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Young Man Stabbed In The Cheek By McDonald's Sandwich

A university student in Russia was hospitalized after a fish bone in a McDonald's meal pierced through his cheek, causing him to bleed profusely.

"At first I thought I had accidentally bitten part of my cheek," recalls Kirill Tropitsyn. "Then I looked in the mirror and I was terrified to see that there was a fish bone sticking out from my cheek."

The bone was in one of the Russian McDonald's new sandwiches made with herring. Tropitsyn bought the meal from a Moscow McDonald's restaurant.

The student called for an ambulance, which took took him to a hospital where the bone was successfully removed.

Tropitsyn has since hired lawyer Sapizhat Gusnieva to file a complaint against the fast food chain, demanding more than $2,000  in damages.

"I think that McDonald's should pay more attention to its products," he said. "I got lucky because the bone pierced only my cheek and not my throat or my colon."

A McDonald's representative said the restaurant is investigating the situation.

"McDonald's and our suppliers take great pride in serving our customers safe, high quality products that meet our strict quality requirements and all applicable local laws and regulations," the spokesperson said. "McDonald's safely and quality requirements are defined and verified regularly through independent supplier audits. We will be investigating this alleged incident fully in order to ensure all practices and procedures are in place."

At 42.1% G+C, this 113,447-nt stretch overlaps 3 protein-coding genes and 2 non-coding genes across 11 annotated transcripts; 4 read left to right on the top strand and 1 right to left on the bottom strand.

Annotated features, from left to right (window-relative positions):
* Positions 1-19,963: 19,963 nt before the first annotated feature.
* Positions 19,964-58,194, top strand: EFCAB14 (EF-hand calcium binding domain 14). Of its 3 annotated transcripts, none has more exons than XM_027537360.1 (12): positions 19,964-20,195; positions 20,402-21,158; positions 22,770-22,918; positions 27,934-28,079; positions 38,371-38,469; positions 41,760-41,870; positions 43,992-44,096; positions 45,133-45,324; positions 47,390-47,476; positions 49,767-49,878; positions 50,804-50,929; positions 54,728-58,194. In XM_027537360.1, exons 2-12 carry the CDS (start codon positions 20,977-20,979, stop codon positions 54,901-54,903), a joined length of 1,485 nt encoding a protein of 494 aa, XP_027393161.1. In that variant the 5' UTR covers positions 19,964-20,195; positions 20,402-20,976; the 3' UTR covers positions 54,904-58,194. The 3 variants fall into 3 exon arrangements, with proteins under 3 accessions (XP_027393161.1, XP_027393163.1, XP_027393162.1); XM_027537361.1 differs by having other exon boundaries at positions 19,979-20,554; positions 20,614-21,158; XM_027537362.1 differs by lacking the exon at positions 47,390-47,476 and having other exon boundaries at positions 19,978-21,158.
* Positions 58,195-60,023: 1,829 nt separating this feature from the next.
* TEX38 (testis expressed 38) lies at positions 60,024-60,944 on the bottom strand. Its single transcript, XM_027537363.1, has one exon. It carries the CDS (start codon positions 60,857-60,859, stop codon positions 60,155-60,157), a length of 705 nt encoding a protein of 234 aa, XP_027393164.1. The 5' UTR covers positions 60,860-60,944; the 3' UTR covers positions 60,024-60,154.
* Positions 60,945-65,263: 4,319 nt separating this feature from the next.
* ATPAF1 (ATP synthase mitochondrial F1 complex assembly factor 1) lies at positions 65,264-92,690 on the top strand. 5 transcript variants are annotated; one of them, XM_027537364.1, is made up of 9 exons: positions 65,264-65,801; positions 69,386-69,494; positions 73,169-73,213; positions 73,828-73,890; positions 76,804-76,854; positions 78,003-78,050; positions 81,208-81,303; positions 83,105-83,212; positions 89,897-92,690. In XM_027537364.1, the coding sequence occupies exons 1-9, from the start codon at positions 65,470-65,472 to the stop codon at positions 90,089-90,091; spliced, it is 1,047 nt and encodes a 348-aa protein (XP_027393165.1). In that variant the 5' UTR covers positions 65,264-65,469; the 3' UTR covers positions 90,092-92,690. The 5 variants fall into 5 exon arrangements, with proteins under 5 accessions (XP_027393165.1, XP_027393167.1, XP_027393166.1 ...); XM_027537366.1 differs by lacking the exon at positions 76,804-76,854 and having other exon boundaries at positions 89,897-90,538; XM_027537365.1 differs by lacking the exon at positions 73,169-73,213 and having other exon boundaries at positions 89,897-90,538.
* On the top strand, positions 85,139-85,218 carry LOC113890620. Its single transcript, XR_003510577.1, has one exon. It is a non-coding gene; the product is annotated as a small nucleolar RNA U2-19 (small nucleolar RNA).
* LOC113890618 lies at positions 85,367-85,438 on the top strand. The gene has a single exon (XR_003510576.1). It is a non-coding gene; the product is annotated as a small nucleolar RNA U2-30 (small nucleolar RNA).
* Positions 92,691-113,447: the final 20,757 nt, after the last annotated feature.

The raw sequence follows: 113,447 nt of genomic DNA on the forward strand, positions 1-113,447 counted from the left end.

McDonald's is often in the news for its controversial food and ingredients, with the international chain at one point advising its staff to refrain from eating its "unhealthy" food, The Independent reports.

“In general, avoiding items that are deep fried are your best bet," a post written on McResource Line website advised in 2013. The McResource service has since been suspended.

"Limit the extras such as cheese, bacon, and mayonnaise. Eat at places that offer a variety of salads, soups and vegetables to maintain your best health. While convenient and economical for a busy lifestyle, fast foods are typically high in calories, fat, saturated fat, sugar, and salt and may put people at risk for becoming overweight," the chain added.

Sources: Daily Mail, The Independent / Photo credit: McDonald's/Instagram

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